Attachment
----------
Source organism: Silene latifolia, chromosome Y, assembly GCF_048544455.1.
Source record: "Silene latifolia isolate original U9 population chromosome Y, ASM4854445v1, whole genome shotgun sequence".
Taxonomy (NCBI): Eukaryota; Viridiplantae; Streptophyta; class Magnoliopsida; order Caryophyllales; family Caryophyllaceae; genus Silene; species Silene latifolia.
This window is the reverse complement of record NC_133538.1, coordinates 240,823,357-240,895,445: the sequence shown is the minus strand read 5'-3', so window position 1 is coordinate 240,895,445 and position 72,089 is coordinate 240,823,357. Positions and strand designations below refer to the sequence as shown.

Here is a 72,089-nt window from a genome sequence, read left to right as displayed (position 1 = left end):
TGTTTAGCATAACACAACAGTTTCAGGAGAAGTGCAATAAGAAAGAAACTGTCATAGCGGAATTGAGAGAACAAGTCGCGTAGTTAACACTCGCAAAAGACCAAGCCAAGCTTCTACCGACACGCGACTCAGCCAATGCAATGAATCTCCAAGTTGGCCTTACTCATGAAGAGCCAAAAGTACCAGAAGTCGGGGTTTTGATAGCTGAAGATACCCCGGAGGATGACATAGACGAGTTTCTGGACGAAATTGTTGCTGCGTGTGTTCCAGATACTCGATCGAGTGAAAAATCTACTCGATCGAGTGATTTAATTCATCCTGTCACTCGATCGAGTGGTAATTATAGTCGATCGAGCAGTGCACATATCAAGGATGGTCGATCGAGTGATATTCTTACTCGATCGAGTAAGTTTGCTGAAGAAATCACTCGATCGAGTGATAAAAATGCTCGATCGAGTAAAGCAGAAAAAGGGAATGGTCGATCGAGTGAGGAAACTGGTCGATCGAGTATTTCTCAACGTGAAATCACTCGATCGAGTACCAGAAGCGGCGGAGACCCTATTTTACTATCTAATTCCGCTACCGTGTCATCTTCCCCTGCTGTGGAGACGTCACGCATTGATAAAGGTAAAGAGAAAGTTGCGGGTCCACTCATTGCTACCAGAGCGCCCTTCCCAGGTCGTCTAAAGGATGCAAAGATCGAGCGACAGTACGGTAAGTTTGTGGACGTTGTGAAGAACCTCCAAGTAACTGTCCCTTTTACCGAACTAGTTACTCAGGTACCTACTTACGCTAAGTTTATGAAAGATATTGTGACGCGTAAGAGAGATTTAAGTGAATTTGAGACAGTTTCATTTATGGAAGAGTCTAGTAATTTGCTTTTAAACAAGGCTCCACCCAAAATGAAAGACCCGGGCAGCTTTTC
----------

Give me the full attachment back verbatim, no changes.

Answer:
Source organism: Silene latifolia, chromosome Y, assembly GCF_048544455.1.
Source record: "Silene latifolia isolate original U9 population chromosome Y, ASM4854445v1, whole genome shotgun sequence".
Taxonomy (NCBI): Eukaryota; Viridiplantae; Streptophyta; class Magnoliopsida; order Caryophyllales; family Caryophyllaceae; genus Silene; species Silene latifolia.
This window is the reverse complement of record NC_133538.1, coordinates 240,823,357-240,895,445: the sequence shown is the minus strand read 5'-3', so window position 1 is coordinate 240,895,445 and position 72,089 is coordinate 240,823,357. Positions and strand designations below refer to the sequence as shown.

Here is a 72,089-nt window from a genome sequence, read left to right as displayed (position 1 = left end):
TGTTTAGCATAACACAACAGTTTCAGGAGAAGTGCAATAAGAAAGAAACTGTCATAGCGGAATTGAGAGAACAAGTCGCGTAGTTAACACTCGCAAAAGACCAAGCCAAGCTTCTACCGACACGCGACTCAGCCAATGCAATGAATCTCCAAGTTGGCCTTACTCATGAAGAGCCAAAAGTACCAGAAGTCGGGGTTTTGATAGCTGAAGATACCCCGGAGGATGACATAGACGAGTTTCTGGACGAAATTGTTGCTGCGTGTGTTCCAGATACTCGATCGAGTGAAAAATCTACTCGATCGAGTGATTTAATTCATCCTGTCACTCGATCGAGTGGTAATTATAGTCGATCGAGCAGTGCACATATCAAGGATGGTCGATCGAGTGATATTCTTACTCGATCGAGTAAGTTTGCTGAAGAAATCACTCGATCGAGTGATAAAAATGCTCGATCGAGTAAAGCAGAAAAAGGGAATGGTCGATCGAGTGAGGAAACTGGTCGATCGAGTATTTCTCAACGTGAAATCACTCGATCGAGTACCAGAAGCGGCGGAGACCCTATTTTACTATCTAATTCCGCTACCGTGTCATCTTCCCCTGCTGTGGAGACGTCACGCATTGATAAAGGTAAAGAGAAAGTTGCGGGTCCACTCATTGCTACCAGAGCGCCCTTCCCAGGTCGTCTAAAGGATGCAAAGATCGAGCGACAGTACGGTAAGTTTGTGGACGTTGTGAAGAACCTCCAAGTAACTGTCCCTTTTACCGAACTAGTTACTCAGGTACCTACTTACGCTAAGTTTATGAAAGATATTGTGACGCGTAAGAGAGATTTAAGTGAATTTGAGACAGTTTCATTTATGGAAGAGTCTAGTAATTTGCTTTTAAACAAGGCTCCACCCAAAATGAAAGACCCGGGCAGCTTTTC